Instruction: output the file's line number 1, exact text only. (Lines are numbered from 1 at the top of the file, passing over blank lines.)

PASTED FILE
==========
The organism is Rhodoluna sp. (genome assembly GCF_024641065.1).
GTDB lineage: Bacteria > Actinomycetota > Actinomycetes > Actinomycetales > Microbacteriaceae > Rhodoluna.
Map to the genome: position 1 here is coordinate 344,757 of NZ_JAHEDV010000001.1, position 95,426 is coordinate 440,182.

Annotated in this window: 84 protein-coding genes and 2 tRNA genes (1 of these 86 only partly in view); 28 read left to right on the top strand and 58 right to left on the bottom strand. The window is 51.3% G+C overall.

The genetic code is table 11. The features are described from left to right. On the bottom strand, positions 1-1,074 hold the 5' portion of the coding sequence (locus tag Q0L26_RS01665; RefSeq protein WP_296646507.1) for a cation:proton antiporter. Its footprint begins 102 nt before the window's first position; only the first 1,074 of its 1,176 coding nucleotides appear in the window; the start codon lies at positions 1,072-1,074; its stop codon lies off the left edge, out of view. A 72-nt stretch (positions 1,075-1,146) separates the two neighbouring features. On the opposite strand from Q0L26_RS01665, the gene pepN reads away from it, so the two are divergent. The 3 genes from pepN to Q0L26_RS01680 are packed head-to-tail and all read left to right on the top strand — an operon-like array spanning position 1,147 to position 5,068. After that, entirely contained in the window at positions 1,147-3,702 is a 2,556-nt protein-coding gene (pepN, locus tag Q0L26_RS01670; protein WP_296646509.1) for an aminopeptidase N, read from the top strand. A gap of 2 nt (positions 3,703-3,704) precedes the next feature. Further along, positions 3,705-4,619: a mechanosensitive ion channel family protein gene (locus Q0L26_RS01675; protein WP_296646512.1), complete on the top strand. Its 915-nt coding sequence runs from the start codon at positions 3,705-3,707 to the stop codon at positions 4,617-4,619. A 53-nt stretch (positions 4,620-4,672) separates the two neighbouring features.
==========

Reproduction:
The organism is Rhodoluna sp. (genome assembly GCF_024641065.1).